Seasons, Fees and Permits
Hawaii Volcanoes National Park is open all year round, but the Kahuku section of the park is only open on weekends from 9 a.m. until 3 p.m. It is also closed every first Saturday of the month. Standard entry for the park costs $10 per car or $5 per individual entering by foot, bicycle or motorcycle, and are good for seven consecutive days. A $25 tri-park pass entitles the bearer to unlimited entries at Puuhonua o Honaunau, Haleakala and Hawaii Volcanoes National Parks. Permits are required for overnight stays in the park’s backcountry, and must be picked up in person at the backcountry office at the Visitor Emergency Operations Center.
Campgrounds and Lodging
No reservations are required for Namakanipaio and Kulanaokuaiki campgrounds, the park’s two drive-up campsites. Spaces are available on a first-come, first-serve basis, and no additional fee is charged. The historic Volcano House and Namakanipaio Cabins do require reservations, but at time of writing, these were closed for seismic retrofitting and fire-protection upgrades. Backcountry campgrounds can get pretty rustic — some don’t have water or shelter of any kind. It’s a smart idea to check in with a ranger to get the most up-to-date information on current conditions before starting any sojourn to the backcountry.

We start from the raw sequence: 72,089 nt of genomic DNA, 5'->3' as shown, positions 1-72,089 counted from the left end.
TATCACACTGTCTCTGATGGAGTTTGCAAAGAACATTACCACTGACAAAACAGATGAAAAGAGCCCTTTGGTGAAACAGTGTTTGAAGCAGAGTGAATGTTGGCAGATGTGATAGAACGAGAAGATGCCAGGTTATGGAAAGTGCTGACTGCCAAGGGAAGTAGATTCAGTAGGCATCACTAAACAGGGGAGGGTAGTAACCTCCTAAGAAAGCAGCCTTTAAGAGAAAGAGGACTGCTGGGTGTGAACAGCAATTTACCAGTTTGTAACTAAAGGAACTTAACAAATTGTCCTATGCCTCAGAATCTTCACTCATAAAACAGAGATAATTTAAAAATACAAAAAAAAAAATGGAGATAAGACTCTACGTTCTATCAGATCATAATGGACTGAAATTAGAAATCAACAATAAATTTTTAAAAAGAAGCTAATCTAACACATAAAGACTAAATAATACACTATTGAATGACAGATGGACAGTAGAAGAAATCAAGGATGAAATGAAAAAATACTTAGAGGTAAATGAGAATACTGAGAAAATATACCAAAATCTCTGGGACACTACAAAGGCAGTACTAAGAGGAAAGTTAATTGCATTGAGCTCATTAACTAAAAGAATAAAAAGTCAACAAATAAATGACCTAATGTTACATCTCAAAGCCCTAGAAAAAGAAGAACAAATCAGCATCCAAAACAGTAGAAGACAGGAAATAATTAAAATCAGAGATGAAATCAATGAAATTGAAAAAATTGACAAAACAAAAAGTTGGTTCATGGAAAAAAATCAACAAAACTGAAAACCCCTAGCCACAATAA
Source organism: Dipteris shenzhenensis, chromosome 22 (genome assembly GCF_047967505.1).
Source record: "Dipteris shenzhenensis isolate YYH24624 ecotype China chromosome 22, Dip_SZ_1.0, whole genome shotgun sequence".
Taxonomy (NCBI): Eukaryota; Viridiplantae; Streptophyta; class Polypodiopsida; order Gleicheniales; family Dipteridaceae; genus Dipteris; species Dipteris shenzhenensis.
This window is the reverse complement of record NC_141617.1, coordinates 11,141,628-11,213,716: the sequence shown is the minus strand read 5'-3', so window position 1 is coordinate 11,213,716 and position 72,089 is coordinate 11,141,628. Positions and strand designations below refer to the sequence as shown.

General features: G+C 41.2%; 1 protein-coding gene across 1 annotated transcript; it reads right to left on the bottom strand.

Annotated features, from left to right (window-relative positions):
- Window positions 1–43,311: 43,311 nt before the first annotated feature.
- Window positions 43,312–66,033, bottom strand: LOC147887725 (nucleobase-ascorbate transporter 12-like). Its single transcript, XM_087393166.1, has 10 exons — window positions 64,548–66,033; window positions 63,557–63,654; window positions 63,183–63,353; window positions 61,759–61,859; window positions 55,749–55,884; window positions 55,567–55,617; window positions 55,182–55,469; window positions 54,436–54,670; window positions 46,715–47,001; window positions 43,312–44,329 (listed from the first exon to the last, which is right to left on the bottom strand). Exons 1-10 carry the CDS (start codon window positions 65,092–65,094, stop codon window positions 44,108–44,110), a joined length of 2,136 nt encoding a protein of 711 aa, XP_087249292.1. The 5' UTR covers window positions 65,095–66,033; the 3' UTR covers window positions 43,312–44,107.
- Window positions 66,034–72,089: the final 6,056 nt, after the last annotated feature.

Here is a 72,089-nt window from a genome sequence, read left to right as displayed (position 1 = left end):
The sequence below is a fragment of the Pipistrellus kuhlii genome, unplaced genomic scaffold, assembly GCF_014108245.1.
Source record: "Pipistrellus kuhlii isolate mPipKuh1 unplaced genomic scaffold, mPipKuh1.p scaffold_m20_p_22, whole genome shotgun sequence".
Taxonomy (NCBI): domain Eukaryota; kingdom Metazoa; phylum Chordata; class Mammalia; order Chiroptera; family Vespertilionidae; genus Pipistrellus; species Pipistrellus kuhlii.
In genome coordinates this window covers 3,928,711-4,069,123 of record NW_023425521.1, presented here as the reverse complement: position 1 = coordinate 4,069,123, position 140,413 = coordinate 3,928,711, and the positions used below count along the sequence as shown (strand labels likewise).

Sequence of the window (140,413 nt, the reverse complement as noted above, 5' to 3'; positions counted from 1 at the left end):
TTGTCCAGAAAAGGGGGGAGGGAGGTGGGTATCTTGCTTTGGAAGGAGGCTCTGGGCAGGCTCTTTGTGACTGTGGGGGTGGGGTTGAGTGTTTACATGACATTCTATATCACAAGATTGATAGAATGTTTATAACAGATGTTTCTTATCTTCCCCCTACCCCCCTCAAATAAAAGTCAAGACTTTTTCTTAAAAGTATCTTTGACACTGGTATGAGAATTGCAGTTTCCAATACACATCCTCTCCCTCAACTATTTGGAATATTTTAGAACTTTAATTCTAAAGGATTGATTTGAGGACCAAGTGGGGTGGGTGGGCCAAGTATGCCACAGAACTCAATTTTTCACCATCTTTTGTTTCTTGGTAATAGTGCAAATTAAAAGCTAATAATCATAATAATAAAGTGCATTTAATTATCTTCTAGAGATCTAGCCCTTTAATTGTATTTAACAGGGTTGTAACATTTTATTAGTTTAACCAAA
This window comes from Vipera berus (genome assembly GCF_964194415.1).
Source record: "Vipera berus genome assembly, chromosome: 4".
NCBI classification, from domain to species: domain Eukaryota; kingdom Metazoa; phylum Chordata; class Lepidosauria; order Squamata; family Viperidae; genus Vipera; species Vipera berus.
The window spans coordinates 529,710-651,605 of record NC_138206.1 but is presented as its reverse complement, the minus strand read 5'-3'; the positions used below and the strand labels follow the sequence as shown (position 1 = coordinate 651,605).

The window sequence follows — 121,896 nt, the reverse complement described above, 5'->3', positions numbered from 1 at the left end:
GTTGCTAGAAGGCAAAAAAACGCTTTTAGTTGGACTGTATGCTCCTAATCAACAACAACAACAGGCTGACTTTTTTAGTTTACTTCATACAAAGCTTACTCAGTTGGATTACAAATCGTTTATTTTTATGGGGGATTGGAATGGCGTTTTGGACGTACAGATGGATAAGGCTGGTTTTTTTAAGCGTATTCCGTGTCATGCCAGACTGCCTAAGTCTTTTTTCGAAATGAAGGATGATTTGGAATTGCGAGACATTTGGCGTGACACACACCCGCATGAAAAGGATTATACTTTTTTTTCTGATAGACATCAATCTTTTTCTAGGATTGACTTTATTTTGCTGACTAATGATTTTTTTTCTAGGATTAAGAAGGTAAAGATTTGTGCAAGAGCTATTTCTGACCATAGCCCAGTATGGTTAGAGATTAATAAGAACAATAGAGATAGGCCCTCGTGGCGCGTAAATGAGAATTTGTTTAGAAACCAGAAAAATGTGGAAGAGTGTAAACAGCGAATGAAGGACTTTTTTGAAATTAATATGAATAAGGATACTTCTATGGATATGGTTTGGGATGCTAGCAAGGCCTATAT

Kilauea Visitor Center & Jaggar Museum
The Kilauea Visitor Center is the first stop for most of Hawaii Volcanoes National Park’s 2.6 million yearly visitors. The center provides an overview of the park’s historic and natural features, and hosts special events related to Hawaiian culture. It is open daily from 7:45 a.m. to 5:00 p.m., and is adjacent to an art museum that highlights work from local craftsmen and artists. The Jaggar Museum is devoted to exhibitions about volcanology, and provides an excellent, indoor overlook of the Kilauea caldera.
Volcanoes and Volcano Safety
Hawaii Volcanoes National Park is home to two of the five volcanoes on the Big Island, and both of them are active.
In fact, Kilauea is one of the most active volcanoes in the world. Naturally, this presents unparalleled educational opportunities, including firsthand views of lava flows and exploration of a volcanically-shaped landscape. But a heightened degree of caution is something that every visitor to the park should bring with them.
Volcanic eruptions can happen at any time, and even at a distance, fumes and other fallout — such as pumice, cinder and volcanic glass — can be very harmful to visitors. Gas in particular can collect in areas with active vents and be quite hazardous. Be sure to review the park’s air quality monitor before visiting, and stay upwind of any vents.
When hiking, make sure to stay on marked trails, and don’t hike after dark, especially on lava flows. Vegetation and cinders can hide deep holes in the ground. In a volcanic landscape, such depressions are common, and usually hidden under a thin crust. Avoid hiking over holes, loose rock and lava crust. When hiking on flows, make sure to wear sturdy footwear and light hiking pants — falling on lava rock is like falling on broken glass. Stay upslope of any active lava flows.